Tips For Making Church Visitors Feel Welcome

14 June 2021
 Categories: , Blog

When you attend your church's weekly service, you will get used to seeing the same people around you. There will be times, however, that you notice someone new in the congregation. When this happens, it is important to make an effort to welcome this individual. People can sometimes feel a little uncertain when they attend a new church for the first time and will appreciate another member making them feel welcome. Here are some tips that you can use to achieve this goal.

Talk About Something From The Service

While you can approach a new member to introduce yourself and make a little small talk, a good way to break the ice is by talking about something from the service. It can be tempting to ask the person why they came to your church or other similar questions, but some people may be uncomfortable being put on the spot in this way. A comment such as, "I thought the choir was excellent today" or "The sermon really impacted me," may open the door toward a relaxed conversation that helps to make the person feel welcome.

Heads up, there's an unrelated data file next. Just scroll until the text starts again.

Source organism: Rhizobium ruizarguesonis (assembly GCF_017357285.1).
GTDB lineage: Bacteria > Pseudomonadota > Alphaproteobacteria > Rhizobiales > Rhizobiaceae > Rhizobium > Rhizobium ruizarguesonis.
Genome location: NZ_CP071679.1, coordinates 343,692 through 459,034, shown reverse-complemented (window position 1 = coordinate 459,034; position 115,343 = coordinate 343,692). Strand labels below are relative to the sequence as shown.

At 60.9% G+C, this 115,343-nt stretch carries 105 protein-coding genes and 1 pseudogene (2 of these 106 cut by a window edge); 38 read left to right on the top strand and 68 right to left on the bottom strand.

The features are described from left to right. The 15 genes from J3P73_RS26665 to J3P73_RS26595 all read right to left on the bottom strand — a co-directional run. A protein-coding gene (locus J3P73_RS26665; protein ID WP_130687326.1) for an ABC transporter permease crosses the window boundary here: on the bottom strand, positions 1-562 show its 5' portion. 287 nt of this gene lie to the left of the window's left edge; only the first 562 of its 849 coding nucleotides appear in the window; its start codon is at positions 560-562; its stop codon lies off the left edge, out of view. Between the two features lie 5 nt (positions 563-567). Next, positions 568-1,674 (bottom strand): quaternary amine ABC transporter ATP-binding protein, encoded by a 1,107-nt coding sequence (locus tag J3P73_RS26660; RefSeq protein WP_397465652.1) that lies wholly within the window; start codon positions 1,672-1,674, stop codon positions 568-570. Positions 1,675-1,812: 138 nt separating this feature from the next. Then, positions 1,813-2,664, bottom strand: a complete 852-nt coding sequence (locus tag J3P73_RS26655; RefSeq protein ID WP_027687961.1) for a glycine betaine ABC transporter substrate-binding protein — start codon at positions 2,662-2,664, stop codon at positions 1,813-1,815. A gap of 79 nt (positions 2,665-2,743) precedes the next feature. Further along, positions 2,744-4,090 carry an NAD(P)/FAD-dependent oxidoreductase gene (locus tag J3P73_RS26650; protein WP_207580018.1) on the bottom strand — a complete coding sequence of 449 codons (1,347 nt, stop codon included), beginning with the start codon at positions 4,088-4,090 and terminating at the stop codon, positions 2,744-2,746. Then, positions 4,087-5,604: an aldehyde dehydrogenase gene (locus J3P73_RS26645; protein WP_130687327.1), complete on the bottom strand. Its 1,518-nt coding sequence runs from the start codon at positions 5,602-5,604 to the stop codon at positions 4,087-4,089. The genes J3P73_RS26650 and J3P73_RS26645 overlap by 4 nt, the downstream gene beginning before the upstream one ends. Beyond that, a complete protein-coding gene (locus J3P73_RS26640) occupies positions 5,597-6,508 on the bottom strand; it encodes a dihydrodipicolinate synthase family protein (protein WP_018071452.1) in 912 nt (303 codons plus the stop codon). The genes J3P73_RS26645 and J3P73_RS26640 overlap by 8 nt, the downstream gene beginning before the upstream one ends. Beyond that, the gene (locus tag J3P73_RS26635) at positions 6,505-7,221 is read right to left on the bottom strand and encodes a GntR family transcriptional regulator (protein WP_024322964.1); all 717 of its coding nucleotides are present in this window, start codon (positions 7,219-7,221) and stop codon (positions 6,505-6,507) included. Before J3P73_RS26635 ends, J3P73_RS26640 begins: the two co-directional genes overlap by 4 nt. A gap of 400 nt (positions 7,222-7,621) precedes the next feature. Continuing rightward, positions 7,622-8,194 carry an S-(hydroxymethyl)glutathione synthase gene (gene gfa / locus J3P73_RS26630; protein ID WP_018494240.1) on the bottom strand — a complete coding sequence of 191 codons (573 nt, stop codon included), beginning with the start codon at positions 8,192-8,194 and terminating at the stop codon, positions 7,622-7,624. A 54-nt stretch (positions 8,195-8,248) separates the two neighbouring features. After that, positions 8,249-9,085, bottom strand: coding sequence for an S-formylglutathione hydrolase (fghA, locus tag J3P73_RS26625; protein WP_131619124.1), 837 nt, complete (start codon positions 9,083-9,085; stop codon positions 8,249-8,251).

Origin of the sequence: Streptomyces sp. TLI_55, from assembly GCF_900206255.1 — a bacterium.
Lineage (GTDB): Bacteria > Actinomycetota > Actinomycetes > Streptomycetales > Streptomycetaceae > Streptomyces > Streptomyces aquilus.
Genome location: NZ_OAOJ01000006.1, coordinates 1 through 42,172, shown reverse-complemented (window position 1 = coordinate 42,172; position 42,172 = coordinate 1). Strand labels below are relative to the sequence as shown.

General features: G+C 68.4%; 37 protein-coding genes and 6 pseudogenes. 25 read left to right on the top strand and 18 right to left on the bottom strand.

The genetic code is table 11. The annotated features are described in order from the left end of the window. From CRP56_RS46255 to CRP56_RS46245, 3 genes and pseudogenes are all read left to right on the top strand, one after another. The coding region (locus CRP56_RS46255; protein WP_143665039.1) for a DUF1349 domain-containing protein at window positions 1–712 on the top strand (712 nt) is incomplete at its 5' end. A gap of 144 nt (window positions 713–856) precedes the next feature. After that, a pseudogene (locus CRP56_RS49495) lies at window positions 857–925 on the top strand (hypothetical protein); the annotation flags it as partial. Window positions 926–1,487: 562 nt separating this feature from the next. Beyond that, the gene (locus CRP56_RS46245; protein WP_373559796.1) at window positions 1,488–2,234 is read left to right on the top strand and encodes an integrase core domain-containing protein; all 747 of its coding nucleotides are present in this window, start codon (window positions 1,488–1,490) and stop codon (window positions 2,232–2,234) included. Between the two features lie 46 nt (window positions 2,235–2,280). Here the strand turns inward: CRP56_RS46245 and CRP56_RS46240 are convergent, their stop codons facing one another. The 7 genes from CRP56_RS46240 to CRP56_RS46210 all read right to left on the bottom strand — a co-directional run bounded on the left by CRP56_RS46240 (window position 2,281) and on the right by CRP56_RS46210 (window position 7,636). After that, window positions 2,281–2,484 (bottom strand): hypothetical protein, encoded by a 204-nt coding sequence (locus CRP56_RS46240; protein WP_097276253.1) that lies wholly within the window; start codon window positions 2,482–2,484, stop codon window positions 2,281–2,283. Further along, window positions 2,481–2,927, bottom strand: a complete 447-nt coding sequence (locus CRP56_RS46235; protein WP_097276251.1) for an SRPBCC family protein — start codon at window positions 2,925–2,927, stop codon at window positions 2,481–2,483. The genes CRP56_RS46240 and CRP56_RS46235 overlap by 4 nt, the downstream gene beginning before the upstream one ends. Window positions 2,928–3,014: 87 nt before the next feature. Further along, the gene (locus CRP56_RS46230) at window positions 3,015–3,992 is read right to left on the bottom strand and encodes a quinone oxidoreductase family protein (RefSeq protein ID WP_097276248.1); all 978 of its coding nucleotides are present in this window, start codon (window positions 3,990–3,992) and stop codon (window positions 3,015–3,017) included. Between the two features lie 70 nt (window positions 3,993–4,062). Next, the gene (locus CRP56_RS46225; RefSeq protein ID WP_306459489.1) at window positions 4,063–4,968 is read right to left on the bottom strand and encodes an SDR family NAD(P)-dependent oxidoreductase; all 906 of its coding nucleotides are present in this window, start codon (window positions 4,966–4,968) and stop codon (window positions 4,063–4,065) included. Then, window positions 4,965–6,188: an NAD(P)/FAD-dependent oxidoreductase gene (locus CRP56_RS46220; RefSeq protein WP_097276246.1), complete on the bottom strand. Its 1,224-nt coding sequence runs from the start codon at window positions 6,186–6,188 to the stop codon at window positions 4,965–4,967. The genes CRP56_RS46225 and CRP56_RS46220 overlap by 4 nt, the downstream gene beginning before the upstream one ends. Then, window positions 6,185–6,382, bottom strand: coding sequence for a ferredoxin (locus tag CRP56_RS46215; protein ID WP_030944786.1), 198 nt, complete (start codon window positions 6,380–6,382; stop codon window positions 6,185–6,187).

Invite Them For Refreshments

A lot of churches offer refreshments after the service. Another good way to make a guest feel welcome is to invite them to join you. For example, you might say that you are planning to grab a coffee and muffin and ask them if they would be interested in doing so, too. Not only will this invitation help to make the person feel welcome and at ease, but they will also likely get a chance to meet some other church members in this environment.

Don't Be Too Pushy

Try not to be too pushy in your effort to make the new church member feel welcome as a member of your congregation. If the person is not reciprocating your conversation or does not seem very interested in getting some refreshments, it is OK to back off a little. Remember, many people attend church for different reasons. The individual may be in attendance because they are going through a difficult time in their life — perhaps dealing with the passing of a loved one — and this can mean that they are not too keen on socializing. It is OK to give the person some space and perhaps look to make a connection a week or two later when you see them again.